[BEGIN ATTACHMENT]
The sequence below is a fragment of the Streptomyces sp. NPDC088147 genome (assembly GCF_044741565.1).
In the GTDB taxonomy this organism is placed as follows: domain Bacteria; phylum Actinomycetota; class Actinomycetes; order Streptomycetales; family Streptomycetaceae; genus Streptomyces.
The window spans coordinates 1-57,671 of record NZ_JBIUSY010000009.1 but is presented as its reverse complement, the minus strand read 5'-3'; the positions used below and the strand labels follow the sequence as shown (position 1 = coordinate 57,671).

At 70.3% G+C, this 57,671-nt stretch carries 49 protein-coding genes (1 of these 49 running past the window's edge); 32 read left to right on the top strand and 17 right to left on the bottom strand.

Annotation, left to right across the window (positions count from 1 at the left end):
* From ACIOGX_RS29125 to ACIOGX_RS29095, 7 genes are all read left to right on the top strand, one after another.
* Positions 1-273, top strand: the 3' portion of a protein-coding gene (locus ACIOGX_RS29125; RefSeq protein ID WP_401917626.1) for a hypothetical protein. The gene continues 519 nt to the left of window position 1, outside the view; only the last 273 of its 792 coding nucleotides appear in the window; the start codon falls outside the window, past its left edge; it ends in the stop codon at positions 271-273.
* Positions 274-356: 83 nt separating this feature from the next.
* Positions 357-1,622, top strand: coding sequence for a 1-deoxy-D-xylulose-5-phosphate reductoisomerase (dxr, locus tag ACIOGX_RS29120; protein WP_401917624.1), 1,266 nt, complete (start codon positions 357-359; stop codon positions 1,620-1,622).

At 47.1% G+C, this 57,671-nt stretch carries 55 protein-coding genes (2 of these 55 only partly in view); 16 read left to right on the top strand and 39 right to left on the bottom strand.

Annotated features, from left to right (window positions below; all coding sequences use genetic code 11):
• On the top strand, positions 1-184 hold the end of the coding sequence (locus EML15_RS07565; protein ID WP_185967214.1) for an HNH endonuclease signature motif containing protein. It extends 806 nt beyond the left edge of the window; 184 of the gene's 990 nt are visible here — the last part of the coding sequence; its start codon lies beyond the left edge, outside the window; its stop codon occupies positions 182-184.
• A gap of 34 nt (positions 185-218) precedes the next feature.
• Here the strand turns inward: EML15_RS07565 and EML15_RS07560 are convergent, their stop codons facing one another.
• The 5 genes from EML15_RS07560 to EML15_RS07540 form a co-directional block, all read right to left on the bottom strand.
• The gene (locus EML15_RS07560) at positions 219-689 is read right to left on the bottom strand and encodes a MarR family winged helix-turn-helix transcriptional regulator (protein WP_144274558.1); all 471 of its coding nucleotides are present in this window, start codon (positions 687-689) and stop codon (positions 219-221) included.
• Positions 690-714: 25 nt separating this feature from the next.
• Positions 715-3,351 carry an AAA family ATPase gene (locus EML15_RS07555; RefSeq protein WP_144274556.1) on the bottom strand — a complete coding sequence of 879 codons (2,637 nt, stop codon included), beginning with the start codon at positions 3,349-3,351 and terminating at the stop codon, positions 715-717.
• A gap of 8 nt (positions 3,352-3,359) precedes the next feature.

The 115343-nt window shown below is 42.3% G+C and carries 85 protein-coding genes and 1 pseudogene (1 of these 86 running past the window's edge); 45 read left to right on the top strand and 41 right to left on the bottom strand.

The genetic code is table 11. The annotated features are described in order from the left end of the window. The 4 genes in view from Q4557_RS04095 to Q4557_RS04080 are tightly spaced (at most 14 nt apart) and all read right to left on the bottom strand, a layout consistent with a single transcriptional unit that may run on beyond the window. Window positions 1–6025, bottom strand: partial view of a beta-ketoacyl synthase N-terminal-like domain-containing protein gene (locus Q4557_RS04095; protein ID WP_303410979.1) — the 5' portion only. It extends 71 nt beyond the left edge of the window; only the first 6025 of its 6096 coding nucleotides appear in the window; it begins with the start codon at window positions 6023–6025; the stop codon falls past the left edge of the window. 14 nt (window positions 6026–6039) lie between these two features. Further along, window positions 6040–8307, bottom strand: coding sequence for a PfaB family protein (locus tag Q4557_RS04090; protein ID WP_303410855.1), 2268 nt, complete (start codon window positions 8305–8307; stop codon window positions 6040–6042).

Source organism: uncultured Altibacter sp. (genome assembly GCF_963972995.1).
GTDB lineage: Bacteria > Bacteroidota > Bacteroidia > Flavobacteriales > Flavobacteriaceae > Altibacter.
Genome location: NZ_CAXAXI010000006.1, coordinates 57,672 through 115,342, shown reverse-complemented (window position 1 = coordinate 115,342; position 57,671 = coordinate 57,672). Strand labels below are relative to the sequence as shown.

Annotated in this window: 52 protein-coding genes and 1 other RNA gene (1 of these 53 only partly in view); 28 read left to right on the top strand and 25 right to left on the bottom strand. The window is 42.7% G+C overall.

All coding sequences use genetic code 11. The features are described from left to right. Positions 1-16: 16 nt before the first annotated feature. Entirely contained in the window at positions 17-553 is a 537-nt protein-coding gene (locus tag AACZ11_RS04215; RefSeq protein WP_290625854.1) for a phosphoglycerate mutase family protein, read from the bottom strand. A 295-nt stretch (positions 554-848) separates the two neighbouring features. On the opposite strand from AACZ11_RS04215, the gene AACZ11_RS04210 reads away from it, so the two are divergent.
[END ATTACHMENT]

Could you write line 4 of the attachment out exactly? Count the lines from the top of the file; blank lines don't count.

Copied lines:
At 70.3% G+C, this 57,671-nt stretch carries 49 protein-coding genes (1 of these 49 running past the window's edge); 32 read left to right on the top strand and 17 right to left on the bottom strand.